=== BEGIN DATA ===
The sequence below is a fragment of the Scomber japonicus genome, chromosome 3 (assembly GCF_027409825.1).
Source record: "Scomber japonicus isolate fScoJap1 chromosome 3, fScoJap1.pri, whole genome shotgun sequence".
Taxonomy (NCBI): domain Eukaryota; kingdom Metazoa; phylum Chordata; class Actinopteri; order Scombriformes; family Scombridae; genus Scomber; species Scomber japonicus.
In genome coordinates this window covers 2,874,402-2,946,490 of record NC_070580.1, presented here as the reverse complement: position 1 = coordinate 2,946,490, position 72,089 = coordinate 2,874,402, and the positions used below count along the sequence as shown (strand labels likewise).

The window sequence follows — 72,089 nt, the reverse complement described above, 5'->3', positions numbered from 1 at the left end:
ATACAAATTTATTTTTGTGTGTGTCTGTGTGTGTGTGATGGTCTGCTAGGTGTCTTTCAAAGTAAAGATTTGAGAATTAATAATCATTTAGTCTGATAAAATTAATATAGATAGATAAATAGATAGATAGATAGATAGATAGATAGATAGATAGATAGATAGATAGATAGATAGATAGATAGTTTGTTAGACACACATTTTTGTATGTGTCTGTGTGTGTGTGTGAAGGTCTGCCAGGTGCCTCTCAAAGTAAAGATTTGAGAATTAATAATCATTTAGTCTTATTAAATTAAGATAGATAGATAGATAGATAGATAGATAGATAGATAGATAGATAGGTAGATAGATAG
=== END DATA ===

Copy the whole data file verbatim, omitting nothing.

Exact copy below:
The sequence below is a fragment of the Scomber japonicus genome, chromosome 3 (assembly GCF_027409825.1).
Source record: "Scomber japonicus isolate fScoJap1 chromosome 3, fScoJap1.pri, whole genome shotgun sequence".
Taxonomy (NCBI): domain Eukaryota; kingdom Metazoa; phylum Chordata; class Actinopteri; order Scombriformes; family Scombridae; genus Scomber; species Scomber japonicus.
In genome coordinates this window covers 2,874,402-2,946,490 of record NC_070580.1, presented here as the reverse complement: position 1 = coordinate 2,946,490, position 72,089 = coordinate 2,874,402, and the positions used below count along the sequence as shown (strand labels likewise).

The window sequence follows — 72,089 nt, the reverse complement described above, 5'->3', positions numbered from 1 at the left end:
ATACAAATTTATTTTTGTGTGTGTCTGTGTGTGTGTGATGGTCTGCTAGGTGTCTTTCAAAGTAAAGATTTGAGAATTAATAATCATTTAGTCTGATAAAATTAATATAGATAGATAAATAGATAGATAGATAGATAGATAGATAGATAGATAGATAGATAGATAGATAGATAGATAGATAGTTTGTTAGACACACATTTTTGTATGTGTCTGTGTGTGTGTGTGAAGGTCTGCCAGGTGCCTCTCAAAGTAAAGATTTGAGAATTAATAATCATTTAGTCTTATTAAATTAAGATAGATAGATAGATAGATAGATAGATAGATAGATAGATAGATAGGTAGATAGATAG